Travel expert advises against early Costa Concordia settlements

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Travel expert advises against early Costa Concordia settlements

1st February 2012

An expert in travel incidents has advised passengers of the ill-fated Costa Concordia against accepting any offers of settlement so soon after the incident in which at least 17 people died and another 16 remain unaccounted for.

Katherine Allen, head of the Travel and International Litigation department at Fentons Solicitors LLP, was speaking after reports that passengers were being offered 11,000 Euros each in compensation for the incident.

“These reported offers are being made far too early and I would strongly advise passengers against accepting them,” said Katherine, a partner at the firm. “This is not the time to be trying to settle cases early - there is an ongoing investigation, there are people still missing and there are passengers whose physical and psychological injuries suffered as a result of this tragedy are yet to be evaluated. The offers being made may well be insufficient to properly compensate passengers for their ordeal.”

Following negotiations with a number of Italian consumer groups, Costa Cruises, part of the US-based Carnival Group, have offered to pay each of the more than 3,000 passengers - on board when the vessel capsized off the island of Giglio two weeks ago - the reported sum in an effort to limit the legal fallout of the disaster.

“Costa Cruises should be urging their customers to seek independent legal advice, not handing out derisory sums to try and ensure as many passengers as possible drop any plans they might have for future litigation,” said Katherine. “Claims need to be investigated in detail and it is unfortunate these offers of settlement are being made so prematurely.

“It is very important passengers are now examined for any psychological trauma they may have suffered,” added Katherine. “This was undoubtedly a terrifying experience for those involved and there will be many passengers with significant post traumatic stress disorder (PTSD) symptoms as a result. Such symptoms may not as yet have fully materialised and from our experience of similar PTSD cases, we know people react in different ways over varying periods of time. It is thus important to allow sufficient time for the full extent of this tragedy to become known.”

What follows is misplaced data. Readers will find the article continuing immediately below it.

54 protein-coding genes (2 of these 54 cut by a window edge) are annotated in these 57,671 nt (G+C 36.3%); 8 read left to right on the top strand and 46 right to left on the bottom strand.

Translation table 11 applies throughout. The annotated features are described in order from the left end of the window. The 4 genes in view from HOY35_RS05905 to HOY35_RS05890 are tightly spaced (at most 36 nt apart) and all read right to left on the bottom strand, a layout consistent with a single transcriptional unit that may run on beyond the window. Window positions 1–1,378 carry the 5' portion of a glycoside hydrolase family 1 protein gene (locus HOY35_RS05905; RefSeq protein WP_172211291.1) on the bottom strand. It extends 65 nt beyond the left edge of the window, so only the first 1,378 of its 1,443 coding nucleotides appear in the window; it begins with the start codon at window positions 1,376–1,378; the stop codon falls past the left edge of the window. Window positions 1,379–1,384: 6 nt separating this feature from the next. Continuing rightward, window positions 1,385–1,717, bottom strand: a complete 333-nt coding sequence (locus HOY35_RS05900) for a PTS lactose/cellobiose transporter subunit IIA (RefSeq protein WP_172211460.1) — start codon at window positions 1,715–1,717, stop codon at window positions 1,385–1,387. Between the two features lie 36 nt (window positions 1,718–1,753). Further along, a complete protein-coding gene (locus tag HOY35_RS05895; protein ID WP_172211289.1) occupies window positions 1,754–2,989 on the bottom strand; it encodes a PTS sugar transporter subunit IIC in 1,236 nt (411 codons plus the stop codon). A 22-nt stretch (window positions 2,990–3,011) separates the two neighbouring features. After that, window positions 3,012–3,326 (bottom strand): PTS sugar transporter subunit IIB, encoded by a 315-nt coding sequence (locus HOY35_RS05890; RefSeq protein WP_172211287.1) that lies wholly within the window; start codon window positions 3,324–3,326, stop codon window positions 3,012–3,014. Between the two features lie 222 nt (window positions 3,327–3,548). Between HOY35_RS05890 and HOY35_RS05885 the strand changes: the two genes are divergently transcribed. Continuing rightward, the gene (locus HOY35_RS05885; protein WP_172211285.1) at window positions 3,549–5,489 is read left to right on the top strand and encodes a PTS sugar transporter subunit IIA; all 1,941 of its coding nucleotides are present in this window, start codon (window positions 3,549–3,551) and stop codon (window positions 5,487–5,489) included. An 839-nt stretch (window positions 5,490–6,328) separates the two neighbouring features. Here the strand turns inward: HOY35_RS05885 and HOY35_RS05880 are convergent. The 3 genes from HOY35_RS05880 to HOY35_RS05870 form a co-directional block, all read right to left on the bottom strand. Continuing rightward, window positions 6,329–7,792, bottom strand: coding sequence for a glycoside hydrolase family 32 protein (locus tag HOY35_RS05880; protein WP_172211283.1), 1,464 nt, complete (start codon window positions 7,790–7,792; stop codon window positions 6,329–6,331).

“What I would like to reiterate however is how crucial it is passengers understand that should they accept these premature offers of settlement they may very well be severely undercompensated for their loss and suffering,” continued Katherine. “Every passenger will have had a different experience and it is vital they are treated accordingly, that is - individually and fairly and on a case by case basis.”

Cruising is seen as a relatively safe form of travel. The kind of state-of-the-art cruise ships in operation today are like enormous floating hotels with an emphasis on ever more upper deck cabins. Given the significant numbers of people these vessels can accommodate, it is a miracle so many people were able to escape unharmed.

“This tragic incident raises many questions for the industry as a whole,” said Katherine, “and it is crucial cruise operators examine the quality of crew safety training, emergency evacuation procedures, and the adequacy of life-saving equipment on board their ships as well as the potential for massive electrical failure on ships of this stature.”

How can Fentons help?

Fentons has a specialist department experienced in handling claims relating to holiday accidents and illness. If you think that you have a case or require further information, contact Fentons on 0800 019 1297 or fill in the online claims questionnaire.